It is not the Process, it is the Conversation
Joseph Juran observed, “There should be no reason our familiar principles of quality and process engineering would not work in the sales process.” In Management of a Sales Force, a sales process is presented as consisting of eight steps. These are:
- Prospecting/Initial contact
- Pre-approach planning the sale
- Need assessment
- Meeting objections
- Gaining commitment
This is your typical marketing funnel or a sales process describing an approach to selling a product or service. We may even choose to call it sales process engineering. Along comes a Lean consultant or a Six Sigma Black Belt saying that we can apply Lean or Six Sigma to the sales process. What they are really saying is that they can show you how to engineer the process. If they are somewhat current, they will throw in discussions about agile, iterations, uncertainty and flexibility. But they are still trying to engineer the process. I know this all too well; I have done the same.
I started out creating product/markets or value streams. The next step of the process is to map the customer journey and then start defining the individual reaction or internal processes to it. The rational for having a well thought-out sales process is that you can standardize customer interaction. From a consultant’s (internal or external) view , it offers the opportunity to use design and improvement tools from other disciplines such as product development (Agile) and manufacturing (Quality). It is a good learning exercise and helps you understand your process and may even be a starting point to help you understand your customers. However, it is a mistake to create a sales and marketing process around this thinking. As you may know from my previous writings, Kill the Sales and Marketing Funnel, I believe linear planning will increase the risk for a customer to engage in an inappropriate course of action. I encourage you to read that post before continuing.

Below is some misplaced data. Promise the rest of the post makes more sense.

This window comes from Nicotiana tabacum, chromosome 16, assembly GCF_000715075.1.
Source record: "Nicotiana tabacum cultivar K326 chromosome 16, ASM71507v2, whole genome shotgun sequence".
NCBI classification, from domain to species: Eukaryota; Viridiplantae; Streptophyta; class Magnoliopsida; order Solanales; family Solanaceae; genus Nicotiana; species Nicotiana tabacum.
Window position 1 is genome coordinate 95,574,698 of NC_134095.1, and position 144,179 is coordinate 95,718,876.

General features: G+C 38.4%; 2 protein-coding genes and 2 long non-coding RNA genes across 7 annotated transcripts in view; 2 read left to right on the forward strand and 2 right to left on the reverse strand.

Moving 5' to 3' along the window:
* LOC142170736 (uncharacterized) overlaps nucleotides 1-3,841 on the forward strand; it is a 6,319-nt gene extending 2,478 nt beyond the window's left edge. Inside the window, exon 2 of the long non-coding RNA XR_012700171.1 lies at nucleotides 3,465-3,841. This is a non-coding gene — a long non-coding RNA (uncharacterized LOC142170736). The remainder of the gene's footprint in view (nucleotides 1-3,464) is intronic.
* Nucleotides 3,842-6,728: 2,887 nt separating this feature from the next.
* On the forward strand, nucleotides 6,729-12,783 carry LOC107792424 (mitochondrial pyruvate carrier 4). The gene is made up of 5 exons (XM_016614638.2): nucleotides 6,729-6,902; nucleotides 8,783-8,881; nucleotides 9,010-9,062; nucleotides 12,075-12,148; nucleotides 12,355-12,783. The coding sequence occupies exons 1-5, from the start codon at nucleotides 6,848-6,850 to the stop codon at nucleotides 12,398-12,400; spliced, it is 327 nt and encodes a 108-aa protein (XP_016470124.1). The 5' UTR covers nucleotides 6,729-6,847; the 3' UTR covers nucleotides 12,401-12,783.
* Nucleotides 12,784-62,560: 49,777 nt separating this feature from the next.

In today’s world, you may not know or be able to identify the decision makers anymore. Decisions are being made in committee and every one of those committee members are influenced by many others. It is becoming a very collaborative process. There are still people that carry more influence than others though it is not the perceived hierarchy that an organizational chart depicts. Rather, it is through a network of tangible and intangible deliverables, a network of value.
The conversation is at the heart of the Sales and Marketing process. Through the above mapping exercise, you should not be attempting to find a step by step process rather you should be identifying the conversation and interactions and prioritizing the moments of truths that take place. Just as Lean in the 3P process development process has moved away from stage gate reviews to an event, see blog post, Eliminate your Stage Gates in favor of Events, we need to make a similar move in sales and marketing. I prefer not to call it an event rather a conversation as I described in blog post, Sales and Service Planning with PDCA. A conversation of wiling participants who have demonstrated a willingness to address a job that needs to be done. This conversation has several paths one of discovery through CAPD and another through continuous improvement of PDCA. It is not restricted to a funnel that will limit participants and the sharing of knowledge.
You may ask, how does that deliver sales? What is the ROI of the Lean Sales and Marketing? Dave Gray, discusses this type of hierarchy and sales structure in his new book, The Connected Company. He calls this structure a POD. In the book, he mentions a few companies like Amazon and 3M that operate in this manner. He also mentions Semco, a Brazilian conglomerate that has grown from $4 to $200 million or Rational who was acquired by IBM for 2.1 billion and others. Whether you call them Pods or Value Stream Teams it makes little difference. They are built through a clearly defined vision and supporting processes that empower them in the conversation they have with customers.